Last Week at the Legislature-March 5, 2023 – Representative Judy Schwiebert

Sunday, March 5, 2023

We just completed week eight of the Arizona legislature’s 56th session, and the decisions made or not made there will affect all of us. It’s my great honor to serve as your representative on the House Education, Appropriations, and Sub-Appropriations Committee on Budgeting and Finance. Here’s a recap of what happened last week and a preview of next week.

Representative Judy Schwiebert, LD2
[email protected]

Things Came to a Head Last Week

I came to the legislature to do what I’ve always done as a teacher, parent, non-profit leader and member of the community – to work together to get things done for people.  We need more of that now than ever in our legislature. So, I’m proud to have co-sponsored Republican bills, and to have welcomed Republican co-sponsors on my bills. But this past week, I confess I got fed-up  with the extremist wing of the Republican Party that’s holding our chamber hostage. 

Very few Democrat bills – even those with bi-partisan support have been allowed to be heard in committee, and fewer still have been allowed a vote on the House Floor.

Last week, the extremists in the majority moved the goalposts on us, refusing to put even the few Democratic bills already scheduled for a floor vote up on the tally board unless Democrats ALSO now gathered 16 Republican signatures first. Mysteriously, we had difficulty getting those signatures from Republicans who suddenly couldn’t remember the bills – or said to come back to them when we had 15 signatures.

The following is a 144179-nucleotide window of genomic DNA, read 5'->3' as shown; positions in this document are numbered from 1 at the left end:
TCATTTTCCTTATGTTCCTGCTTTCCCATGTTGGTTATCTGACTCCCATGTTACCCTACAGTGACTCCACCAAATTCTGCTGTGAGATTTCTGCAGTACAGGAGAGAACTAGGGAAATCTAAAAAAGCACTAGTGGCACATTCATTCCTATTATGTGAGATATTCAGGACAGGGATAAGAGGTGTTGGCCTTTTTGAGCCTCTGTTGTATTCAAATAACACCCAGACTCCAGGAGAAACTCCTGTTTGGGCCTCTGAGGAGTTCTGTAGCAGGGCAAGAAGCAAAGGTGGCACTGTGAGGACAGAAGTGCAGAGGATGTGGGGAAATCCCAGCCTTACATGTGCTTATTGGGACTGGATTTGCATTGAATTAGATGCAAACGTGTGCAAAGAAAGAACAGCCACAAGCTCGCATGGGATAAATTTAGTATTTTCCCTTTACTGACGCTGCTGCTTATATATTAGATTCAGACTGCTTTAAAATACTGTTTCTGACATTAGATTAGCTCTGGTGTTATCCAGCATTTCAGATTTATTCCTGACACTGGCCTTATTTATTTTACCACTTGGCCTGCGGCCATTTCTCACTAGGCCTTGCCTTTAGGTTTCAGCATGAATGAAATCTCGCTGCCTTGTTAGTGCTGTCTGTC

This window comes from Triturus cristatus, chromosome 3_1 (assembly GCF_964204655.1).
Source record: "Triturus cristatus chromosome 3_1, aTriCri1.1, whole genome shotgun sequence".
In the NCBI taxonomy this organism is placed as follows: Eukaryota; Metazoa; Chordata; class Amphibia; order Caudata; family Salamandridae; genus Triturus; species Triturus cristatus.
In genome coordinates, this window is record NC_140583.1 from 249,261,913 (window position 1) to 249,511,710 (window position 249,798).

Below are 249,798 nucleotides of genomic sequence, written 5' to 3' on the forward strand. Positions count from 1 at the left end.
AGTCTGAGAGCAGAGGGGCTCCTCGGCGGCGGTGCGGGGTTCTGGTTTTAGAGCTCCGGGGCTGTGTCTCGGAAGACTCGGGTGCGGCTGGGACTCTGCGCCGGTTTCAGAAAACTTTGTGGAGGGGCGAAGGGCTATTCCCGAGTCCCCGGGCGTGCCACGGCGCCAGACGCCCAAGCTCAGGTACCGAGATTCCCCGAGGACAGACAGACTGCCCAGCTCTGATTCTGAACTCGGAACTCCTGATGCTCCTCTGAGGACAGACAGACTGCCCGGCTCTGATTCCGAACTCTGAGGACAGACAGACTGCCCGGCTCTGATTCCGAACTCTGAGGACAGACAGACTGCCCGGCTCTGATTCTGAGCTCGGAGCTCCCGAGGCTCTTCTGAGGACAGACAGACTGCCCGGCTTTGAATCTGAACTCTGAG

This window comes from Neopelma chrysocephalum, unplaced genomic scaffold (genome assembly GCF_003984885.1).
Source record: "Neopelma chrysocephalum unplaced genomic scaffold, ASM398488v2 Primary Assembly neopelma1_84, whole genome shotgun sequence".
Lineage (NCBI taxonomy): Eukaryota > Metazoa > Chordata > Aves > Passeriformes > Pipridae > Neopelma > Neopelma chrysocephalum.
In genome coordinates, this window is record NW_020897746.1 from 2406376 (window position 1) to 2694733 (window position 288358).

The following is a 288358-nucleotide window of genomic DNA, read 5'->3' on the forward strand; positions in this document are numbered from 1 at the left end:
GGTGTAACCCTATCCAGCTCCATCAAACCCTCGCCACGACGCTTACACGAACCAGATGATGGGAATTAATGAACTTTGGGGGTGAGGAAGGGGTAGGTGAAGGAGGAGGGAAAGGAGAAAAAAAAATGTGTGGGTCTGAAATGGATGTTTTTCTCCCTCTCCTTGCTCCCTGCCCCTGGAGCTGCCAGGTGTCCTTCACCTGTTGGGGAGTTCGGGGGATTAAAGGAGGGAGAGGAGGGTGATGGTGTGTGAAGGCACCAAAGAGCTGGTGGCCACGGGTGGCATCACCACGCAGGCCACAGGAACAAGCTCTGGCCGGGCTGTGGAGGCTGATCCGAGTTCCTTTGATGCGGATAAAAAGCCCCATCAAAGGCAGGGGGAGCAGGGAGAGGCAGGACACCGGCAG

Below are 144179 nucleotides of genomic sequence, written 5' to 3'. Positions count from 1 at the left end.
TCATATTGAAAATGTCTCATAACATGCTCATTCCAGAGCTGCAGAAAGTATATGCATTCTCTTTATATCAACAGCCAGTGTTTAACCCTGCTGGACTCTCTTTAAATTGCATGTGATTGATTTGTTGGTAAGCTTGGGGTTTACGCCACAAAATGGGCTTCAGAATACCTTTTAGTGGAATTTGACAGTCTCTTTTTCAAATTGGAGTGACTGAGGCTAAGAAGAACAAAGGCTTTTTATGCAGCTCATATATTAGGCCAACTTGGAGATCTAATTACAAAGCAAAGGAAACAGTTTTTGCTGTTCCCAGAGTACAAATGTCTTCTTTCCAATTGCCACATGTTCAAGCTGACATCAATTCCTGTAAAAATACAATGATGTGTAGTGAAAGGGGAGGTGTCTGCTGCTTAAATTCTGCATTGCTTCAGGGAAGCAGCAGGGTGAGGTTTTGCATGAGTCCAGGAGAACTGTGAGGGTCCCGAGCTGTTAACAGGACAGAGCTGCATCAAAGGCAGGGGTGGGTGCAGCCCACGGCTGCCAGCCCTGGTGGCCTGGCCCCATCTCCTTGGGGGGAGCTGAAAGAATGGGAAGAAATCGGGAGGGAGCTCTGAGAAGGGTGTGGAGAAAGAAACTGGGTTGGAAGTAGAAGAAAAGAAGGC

That included my bill HCR2037, a bi-partisan Resolution brought to me by constituents to honor the Assyrian New Year for which I already gathered signatures from 32 Democrats and 12 Republicans as co-sponsors (including Speaker Toma and Speaker Pro-Tem Grantham).

Essentially, the extremist wing of the Republicans in the House which makes up one quarter of the membership is ruling by minority. 

That’s no way to run a democracy. 

Like my Democratic colleagues, I’d  had enough.  All Arizonans deserve to have their voices heard.  That’s why we took a stand in the only way left to us – protesting this highjacking of our democracy by voting NO on every bill brought to the floor last week.  It’s time for moderate Republicans and Democrats to stand up to the extremists. 

Republicans have a one-seat majority in both legislative chambers, and Arizona elected a Democratic governor.  We need each other.  Let’s work together for the everyday citizens of Arizona. 

Minority rule is anti-American, but it’s how Republicans are governing in ArizonaFor some insight on this issue in the State House,  I recommend this excellent commentary by Jim Small of the  Arizona Mirror. 

My Top Priority

Investing in Teachers & Public Schools